(corrects that Genzyme had a net loss, not profit, of $114 mln)
* Genzyme receives draft consent decree from FDA
* Expects to disgorge $175 million on past profits
* Q1 EPS ex-items 37 cts vs 33 cent estimate
* Shares rise 2.6 pct
(Adds details, background, updates share price)
By Toni Clarke
BOSTON, April 21 (Reuters) - Genzyme Corp GENZ.O said on Wednesday that it has received a draft consent decree from U.S. regulators under which it would be required to disgorge $175 million in profits from past sales of drugs made at its troubled manufacturing plant in Boston.
The company also said it expects a further delay in fully supplying its biggest-selling drug, Cerezyme, to patients with Gaucher disease, a rare hereditary disorder, after the plant’s closure last year led to shortages of the drug.
Genzyme, which is the target of a proxy battle by activist investor Carl Icahn, announced the news along with its first-quarter earnings. The company posted a net loss of $114 million, or 43 cents a share, compared with net income of $195.5 million, or 70 cents a share, a year earlier. The company booked the expected disgorgement as a one-time charge.
Earnings excluding one-time items were 37 cents a share, topping the average estimate of 33 cents a share from analysts polled by Thomson Reuters I/B/E/S.
Revenue fell to $1.07 billion from $1.15 billion, falling below the average analyst estimate of $1.14 billion as supply constraints continued to curb sales.
Still, Genzyme’s shares rose 2.6 percent in morning trading, amid relief that the terms of the consent decree were not more onerous.
A consent decree essentially places a plant under third-party control. Proposed terms of the decree would also require Genzyme to pay fines and royalties if it failed to meet deadlines for bringing the plant into compliance with good manufacturing standards.
The plant, in the Allston neighborhood of Boston, was temporarily closed last June following a viral contamination. The closing led to shortages of Cerezyme and Fabrazyme, a treatment for Fabry disease, another rare disorder that causes organ damage.
Genzyme would have to pay 18.5 percent of sales of the products if it failed to move the vial-filling and finishing process out of the plant by a set deadline.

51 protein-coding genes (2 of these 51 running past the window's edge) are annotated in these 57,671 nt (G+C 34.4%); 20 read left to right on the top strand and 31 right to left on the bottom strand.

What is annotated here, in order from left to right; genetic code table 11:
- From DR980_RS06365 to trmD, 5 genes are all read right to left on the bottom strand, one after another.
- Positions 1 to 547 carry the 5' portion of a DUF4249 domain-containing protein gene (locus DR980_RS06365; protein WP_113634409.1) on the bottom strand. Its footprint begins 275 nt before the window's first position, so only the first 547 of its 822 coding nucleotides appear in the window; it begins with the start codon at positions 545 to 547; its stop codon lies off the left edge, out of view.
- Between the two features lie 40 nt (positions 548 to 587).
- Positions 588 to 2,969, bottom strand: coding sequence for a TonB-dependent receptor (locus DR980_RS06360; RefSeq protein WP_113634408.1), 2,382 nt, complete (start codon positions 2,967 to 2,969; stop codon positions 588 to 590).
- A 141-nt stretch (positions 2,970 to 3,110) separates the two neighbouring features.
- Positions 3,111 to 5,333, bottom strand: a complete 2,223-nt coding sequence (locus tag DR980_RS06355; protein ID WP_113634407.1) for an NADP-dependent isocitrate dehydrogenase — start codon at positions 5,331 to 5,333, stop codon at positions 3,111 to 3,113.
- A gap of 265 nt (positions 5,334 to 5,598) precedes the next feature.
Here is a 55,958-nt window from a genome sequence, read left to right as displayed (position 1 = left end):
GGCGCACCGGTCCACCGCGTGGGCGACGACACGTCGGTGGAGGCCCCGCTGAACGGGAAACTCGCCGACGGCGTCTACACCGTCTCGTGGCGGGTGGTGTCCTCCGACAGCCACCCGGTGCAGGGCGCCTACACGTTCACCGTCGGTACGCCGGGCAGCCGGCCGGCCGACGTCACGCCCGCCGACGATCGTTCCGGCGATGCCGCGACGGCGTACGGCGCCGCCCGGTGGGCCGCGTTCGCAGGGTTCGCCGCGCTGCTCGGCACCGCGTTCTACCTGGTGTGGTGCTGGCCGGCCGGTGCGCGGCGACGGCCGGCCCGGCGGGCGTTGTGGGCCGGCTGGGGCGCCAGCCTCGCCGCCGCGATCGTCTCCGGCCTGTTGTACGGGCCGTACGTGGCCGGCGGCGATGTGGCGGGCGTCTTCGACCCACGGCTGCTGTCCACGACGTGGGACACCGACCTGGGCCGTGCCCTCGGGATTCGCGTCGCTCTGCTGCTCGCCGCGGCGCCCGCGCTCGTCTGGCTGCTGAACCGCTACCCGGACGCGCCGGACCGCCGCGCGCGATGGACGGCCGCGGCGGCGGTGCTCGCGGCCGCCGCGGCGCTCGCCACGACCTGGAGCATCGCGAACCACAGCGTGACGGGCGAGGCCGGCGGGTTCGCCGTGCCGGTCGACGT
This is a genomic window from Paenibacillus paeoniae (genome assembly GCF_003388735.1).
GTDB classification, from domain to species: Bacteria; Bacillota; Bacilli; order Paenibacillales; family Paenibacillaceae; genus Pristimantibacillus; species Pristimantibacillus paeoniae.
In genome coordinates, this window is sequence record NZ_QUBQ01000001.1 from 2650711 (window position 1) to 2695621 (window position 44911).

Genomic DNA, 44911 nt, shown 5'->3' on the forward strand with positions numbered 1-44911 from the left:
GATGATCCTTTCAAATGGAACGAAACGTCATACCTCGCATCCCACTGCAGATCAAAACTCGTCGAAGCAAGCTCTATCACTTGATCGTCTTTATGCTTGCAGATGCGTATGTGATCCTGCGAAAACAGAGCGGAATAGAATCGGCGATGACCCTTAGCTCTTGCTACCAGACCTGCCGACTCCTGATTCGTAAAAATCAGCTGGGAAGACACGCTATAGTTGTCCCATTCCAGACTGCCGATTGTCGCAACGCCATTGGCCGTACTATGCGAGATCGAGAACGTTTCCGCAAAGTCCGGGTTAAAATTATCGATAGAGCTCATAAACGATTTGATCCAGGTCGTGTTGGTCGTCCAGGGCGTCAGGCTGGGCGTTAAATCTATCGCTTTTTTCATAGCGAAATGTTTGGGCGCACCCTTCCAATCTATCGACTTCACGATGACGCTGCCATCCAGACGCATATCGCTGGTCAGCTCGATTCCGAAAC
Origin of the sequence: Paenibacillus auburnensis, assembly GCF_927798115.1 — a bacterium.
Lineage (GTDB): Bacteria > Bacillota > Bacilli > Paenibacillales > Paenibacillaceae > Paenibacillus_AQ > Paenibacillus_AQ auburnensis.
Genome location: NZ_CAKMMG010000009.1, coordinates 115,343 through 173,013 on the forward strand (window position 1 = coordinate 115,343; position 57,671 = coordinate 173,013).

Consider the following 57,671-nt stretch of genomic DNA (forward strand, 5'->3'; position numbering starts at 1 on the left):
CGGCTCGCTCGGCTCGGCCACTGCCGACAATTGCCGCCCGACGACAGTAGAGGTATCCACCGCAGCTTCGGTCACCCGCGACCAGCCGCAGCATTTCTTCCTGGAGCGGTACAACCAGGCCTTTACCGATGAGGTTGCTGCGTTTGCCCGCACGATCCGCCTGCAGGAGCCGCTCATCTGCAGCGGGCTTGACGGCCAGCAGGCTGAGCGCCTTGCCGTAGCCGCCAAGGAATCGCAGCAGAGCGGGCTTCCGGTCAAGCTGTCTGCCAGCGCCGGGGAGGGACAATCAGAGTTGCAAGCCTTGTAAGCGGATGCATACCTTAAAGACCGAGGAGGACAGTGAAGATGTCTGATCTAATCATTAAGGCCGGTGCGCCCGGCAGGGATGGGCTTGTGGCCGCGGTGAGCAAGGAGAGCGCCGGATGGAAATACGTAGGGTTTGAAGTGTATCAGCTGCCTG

In November, the company announced that stainless steel fragments, rubber and fiber-like materials had been found in some of its drugs due to aging machinery in the fill/finish area. The finding prompted the company to move some of those processes to its facility in Ireland and to outsource some to Hospira Inc HSP.N.
The FDA proposes to set deadlines by which time the company must complete that task, and also bring other aspects of the plant into manufacturing compliance. If the company did not meet broader remediation goals by 2011 and 2012, it would be required to pay $15,000 per violation for each day it remained out of compliance.
The company said it is currently negotiating with the FDA when the deadlines should be, and expects the negotiations to be completed in the second quarter. The company will update its 2010 financial forecasts after the consent decree has been finalized.
Genzyme has been trying to rebuild inventory of Cerezyme and Fabrazyme and said it achieved its goal of building a small inventory buffer of Cerezyme in the first quarter.
However, a citywide power outage affecting the water system at the plant further disrupted production. As a result, the company will still only be able to supply 50 percent of the required amount of Cerezyme to meet demand for another two to three months.
Previously the company had said it expected to be meeting 100 percent of demand by now.
The company said it will also maintain its current supply allocation of 30 percent of demand for Fabrazyme a little longer. The company is using a new working cell bank to increase supplies of the drug. While growth has increased by 30 percent, it needs to increase 60 percent to meet demand.
The manufacturing problems have raised concerns that there could be a delay to the approval of Lumizyme, the U.S. version of the company’s Pompe disease drug Myozyme.
Reporting by Toni Clarke